Figure find more 4 Expression profiles of five known genes of T. harzianum determined by Northern blot hybridization. The fungus was cultured in MS basal medium alone

or in the presence of tomato plants (MS-P), 2% glucose (MS-G), or 1% chitin (MS-Ch), as described in Methods. Fungal 18S rDNA was used as a loading control. Identification of T. harzianum genes expressed in response to tomato plants Since we were interested in identifying the genes induced in T. harzianum CECT 2413 by the presence of tomato plants, we selected the 257 probe sets affording significant differential expression in MS-P vs. MS (fold-change greater than 2.0 and FDR = 0.23; see additional file 3), and the corresponding transcript sequences were annotated according to the GO classification and the hierarchical structure using the Blast2GO suite [27]. GO categories were assigned to 85 of the 257 sequences examined (see additional file 4) whereas another 57 had no results after mapping or annotation processes (many of them were hypothetical proteins), and the remaining 115 sequences did not yield significant hits in the databases. As summarized in additional file 5, the annotated sequences represented a total of 46 different genes. Additionally, three sequences without Blast2GO annotation (T34C26, T34C242 and L10T34P112R10010)

but corresponding to three portions of the known protein QID74 [Prot: O74567] of T. harzianum CECT 2413 were also included in additional file 5. Within the genes identified as showing up-regulation in MS-P vs. MS, about 45% were

genes encoding homologues of proteins involved in metabolic pathways, mainly enzymes for carbohydrate, Doramapimod in vivo lipid and amino acid metabolism, but also enzymes for vitamin and cofactor biosynthesis, and energy- Rebamipide and detoxification- related processes. Interestingly, some of these up-regulated genes (encoding O-glycosyl hydrolase family 2, aldose 1-epimerase, dihydroxyacetone kinase, acid sphingomyelin phosphodiesterase, GTP cyclohydrolase I, glutathione-dependent formaldehyde-activating enzyme, plus two hypothetical proteins) were classified according to Blast2GO in the functional category “”growth or development of symbiont on or near host surface”" since their homologues in Magnaporte grisea were differentially expressed during appresorium formation [28]. Proteins related to carbohydrate metabolism included several enzymes of the glycolysis/gluconeogenesis pathways plus a phosphoketolase of the pentose phosphate pathway, and a 1,3-beta-glucan synthase involved in cell wall biosynthesis. The three up-regulated genes with homologues in lipid metabolism corresponded to a phosphatidylserine synthase participating in phospholipid biosynthesis; a dihydroxyacetone kinase involved in glycerolipid metabolism, and an acid sphingomyelin phosphodiesterase, responsible for breaking sphingomyelin down into phosphocholine and ceramide.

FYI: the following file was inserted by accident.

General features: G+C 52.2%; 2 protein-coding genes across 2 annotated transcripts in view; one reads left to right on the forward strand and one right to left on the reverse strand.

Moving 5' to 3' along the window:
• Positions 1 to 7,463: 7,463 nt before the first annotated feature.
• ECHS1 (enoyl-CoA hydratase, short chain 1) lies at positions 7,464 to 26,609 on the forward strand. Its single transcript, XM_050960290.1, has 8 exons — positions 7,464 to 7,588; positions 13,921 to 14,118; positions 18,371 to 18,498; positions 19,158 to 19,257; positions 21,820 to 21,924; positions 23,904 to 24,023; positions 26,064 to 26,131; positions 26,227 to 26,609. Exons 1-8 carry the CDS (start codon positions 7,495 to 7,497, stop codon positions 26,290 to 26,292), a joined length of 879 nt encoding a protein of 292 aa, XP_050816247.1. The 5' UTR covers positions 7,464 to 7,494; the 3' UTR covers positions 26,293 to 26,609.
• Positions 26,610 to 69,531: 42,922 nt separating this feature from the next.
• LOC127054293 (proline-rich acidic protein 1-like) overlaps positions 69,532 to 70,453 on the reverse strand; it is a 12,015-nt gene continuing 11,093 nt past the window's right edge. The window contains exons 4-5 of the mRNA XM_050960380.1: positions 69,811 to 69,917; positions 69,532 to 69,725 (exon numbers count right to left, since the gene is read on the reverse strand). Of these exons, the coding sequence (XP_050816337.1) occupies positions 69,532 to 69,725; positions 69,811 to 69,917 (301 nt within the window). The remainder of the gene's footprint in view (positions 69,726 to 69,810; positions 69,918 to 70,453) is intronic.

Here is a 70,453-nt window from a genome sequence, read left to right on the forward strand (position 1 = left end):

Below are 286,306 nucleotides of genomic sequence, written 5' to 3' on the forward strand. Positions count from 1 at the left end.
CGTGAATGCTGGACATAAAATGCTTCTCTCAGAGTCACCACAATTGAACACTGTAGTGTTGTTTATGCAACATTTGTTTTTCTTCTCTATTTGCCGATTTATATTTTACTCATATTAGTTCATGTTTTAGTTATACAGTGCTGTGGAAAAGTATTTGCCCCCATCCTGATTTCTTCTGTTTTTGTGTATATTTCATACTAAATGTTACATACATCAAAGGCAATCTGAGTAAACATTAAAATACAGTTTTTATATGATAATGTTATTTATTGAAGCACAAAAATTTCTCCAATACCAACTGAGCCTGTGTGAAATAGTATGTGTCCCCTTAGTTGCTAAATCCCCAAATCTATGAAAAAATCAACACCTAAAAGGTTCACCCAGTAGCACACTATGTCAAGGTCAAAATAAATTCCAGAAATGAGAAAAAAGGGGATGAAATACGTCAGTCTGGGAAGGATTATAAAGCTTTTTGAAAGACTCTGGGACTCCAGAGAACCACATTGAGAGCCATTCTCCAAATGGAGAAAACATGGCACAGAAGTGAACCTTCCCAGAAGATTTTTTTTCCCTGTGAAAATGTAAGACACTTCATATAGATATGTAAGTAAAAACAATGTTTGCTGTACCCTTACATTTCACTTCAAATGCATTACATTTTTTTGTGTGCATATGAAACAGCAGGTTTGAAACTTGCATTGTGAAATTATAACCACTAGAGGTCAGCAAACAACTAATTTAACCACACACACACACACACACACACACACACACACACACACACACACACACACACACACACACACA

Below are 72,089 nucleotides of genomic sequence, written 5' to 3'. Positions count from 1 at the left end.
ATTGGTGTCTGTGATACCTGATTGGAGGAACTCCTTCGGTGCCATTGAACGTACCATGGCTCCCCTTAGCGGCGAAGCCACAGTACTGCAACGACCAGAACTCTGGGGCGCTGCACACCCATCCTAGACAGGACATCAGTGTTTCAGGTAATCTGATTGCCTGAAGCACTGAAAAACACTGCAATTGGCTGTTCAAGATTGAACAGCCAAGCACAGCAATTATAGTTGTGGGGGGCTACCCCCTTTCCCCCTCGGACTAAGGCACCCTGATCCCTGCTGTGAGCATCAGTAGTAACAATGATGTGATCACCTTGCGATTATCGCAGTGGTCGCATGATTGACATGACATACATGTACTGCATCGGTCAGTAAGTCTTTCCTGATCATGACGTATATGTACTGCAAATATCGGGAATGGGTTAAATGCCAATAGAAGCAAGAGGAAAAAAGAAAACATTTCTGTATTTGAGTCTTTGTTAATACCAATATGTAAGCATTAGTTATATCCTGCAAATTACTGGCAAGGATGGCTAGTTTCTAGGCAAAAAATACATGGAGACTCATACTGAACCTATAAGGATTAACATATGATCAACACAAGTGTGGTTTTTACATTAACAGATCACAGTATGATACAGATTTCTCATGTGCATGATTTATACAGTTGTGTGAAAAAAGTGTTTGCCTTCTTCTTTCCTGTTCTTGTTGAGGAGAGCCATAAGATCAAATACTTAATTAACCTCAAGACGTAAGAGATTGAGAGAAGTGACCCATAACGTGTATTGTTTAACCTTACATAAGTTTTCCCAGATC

CSE1L was recently shown to associate with a subset of p53 target

CSE1L was recently shown to associate with a subset of p53 target promoters, and reduced CSE1L expression decreased 53-mediated transcription and thus lowered apoptosis [31]. Our studies

showed that increased CSE1L expression can enhance doxorubicin-induced p53 accumulation [12, 13]; therefore, CSE1L regulates p53 protein accumulation induced by chemotherapeutic drugs. Other studies of ours also showed that interferon-γ treatment increased CSE1L expression in cancer cells [23] and interferon-γ co-treatment enhanced doxorubicin-induced selleck inhibitor p53 accumulation of Hep G2 hepatoma cells [32]. Thus, interferon-γ may increase doxorubicin-induced p53 accumulation by modulating CSE1L expression. CSE1L is highly expressed in cancer, and FG4592 the results of our studies suggest that CSE1L plays a role in regulating p53 accumulation induced

by chemotherapeutic drugs. Therefore, CSE1L may play an important role in mediating the cytotoxicities of chemotherapeutic drugs against cancer cells in cancer chemotherapy. Also, CSE1L may be a target for developing strategies to improve the efficacy and outcomes of cancer chemotherapy. CSE1L expression in cancer CSE1L is highly expressed in various cancer types, and its expression level is positively correlated with high tumor stage, high tumor grade, and worse outcomes of cancer patients. The CSE1L gene is located on chromosome 20q13, a region frequently harbors amplifications that correlate with cancer aggression [33–35]. The copy number of the CSE1L gene is increased in breast, colon, and bladder cancer cell lines [36]. An array-based comparative genomic Vorinostat hybridization study showed high-frequency amplifications of the CSE1L gene in nasopharyngeal carcinomas [37] and in medulloblastomas [38]. The results of array-based comparative genomic hybridization showed that 57.1% of the glioblastoma multiforme cases had high-frequency amplification of the CSE1L gene [39]. Idbaih et al. investigated a series of 16 low-grade gliomas and their subsequent progression to higher-grade